By Ezra Klein
Pew's new report on long-term unemployment is sobering stuff:
Thirty percent of those who are jobless have been unemployed a year or more (long-term unemployment) as of December 2010. Equaling 4.2 million people -- roughly the population of Kentucky -- this is 25 percent more people affected by long-term unemployment than a year prior (December 2009, 3.4 million)....Using the CPS data, Pew calculated that the persistent problem of long-term unemployment is occurring across education and age groups but those who are older than 55 are most likely to remain jobless for a year or more. Additionally, a high level of education only provides limited protection against long-term unemployment -- the rates are similar across degree attainment: 31 percent of unemployed workers with a bachelor’s degree have been out of work for a year or more, compared to 36 percent of high school graduates and 33 percent of high school drop-outs.
The interplay between age and unemployment really worries me. On some level, we have a rosy view of "structural unemployment": It's a guy in Reno, Nev., who has skills better suited to the job market in Boulder, Colo. That's not an easy problem to fix -- our Reno resident doesn't scan Boulder's "help wanted" ads -- but it at least points toward a way the problem can be fixed. But a lot of older workers have found that employers just don't want to hire them. They are, in the words of one job-seeker in Warren County, N.J., "too young not to work, but to old to work." Or, more to the point, too old to get a job. When they apply for jobs much below their previous position, they're rejected as overqualified. When they try to hold the line, employers default to younger workers. And in both cases, there's a quiet assumption that young workers will be better at learning new skills than older workers will be.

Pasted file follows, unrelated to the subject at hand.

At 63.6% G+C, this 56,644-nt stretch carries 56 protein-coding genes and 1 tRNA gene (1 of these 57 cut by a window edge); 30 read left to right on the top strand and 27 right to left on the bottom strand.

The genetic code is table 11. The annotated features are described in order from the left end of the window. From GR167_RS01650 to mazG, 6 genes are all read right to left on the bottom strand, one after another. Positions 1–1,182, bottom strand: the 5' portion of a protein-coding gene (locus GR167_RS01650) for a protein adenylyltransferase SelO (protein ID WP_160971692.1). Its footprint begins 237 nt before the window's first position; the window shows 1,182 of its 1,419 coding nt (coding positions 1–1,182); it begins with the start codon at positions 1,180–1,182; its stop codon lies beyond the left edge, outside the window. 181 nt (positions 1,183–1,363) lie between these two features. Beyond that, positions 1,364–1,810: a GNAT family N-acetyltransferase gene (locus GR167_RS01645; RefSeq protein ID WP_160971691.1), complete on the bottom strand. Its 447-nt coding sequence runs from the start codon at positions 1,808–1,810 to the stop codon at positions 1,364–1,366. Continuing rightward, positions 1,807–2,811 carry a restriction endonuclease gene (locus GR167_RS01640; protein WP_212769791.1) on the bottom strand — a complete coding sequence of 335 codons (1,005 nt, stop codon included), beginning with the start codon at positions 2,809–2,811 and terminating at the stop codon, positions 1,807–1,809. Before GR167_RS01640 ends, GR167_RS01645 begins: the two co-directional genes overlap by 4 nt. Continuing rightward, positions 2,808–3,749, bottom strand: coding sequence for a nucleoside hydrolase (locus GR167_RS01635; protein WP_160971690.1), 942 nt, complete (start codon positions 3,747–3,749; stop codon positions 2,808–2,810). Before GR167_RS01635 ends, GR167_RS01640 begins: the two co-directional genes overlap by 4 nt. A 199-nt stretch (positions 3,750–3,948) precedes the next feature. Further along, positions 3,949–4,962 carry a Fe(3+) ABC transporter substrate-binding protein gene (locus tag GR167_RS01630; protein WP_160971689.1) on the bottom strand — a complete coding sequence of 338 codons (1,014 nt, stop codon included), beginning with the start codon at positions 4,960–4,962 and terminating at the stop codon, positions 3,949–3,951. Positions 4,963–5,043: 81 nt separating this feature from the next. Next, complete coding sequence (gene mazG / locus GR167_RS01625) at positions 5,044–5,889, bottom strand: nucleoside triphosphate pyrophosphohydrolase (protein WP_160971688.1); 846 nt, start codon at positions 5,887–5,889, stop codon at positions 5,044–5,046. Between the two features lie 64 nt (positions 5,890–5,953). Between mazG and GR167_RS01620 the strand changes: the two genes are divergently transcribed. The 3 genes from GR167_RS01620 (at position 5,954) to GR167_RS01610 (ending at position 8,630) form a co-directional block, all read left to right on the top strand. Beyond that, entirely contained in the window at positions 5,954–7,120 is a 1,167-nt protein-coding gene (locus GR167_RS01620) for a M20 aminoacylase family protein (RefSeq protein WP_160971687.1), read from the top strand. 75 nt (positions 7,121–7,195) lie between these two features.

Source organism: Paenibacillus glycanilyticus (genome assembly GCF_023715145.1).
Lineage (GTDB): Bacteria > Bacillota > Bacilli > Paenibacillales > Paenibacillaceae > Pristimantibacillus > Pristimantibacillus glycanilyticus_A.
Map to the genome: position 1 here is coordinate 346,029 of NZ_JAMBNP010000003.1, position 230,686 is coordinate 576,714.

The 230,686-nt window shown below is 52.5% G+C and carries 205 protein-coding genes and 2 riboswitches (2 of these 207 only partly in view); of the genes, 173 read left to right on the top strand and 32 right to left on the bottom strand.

Eventually, the unemployment rate in this country will come down. But it's very likely that there'll still be a core of a couple of million hardcore unemployed -- people who're a bit older, who're underwater on their houses in an area with a weak labor market, and who are becoming less employable as both their age and their time out of work come to seem more and more glaring on their resumes. What are we going to do for them?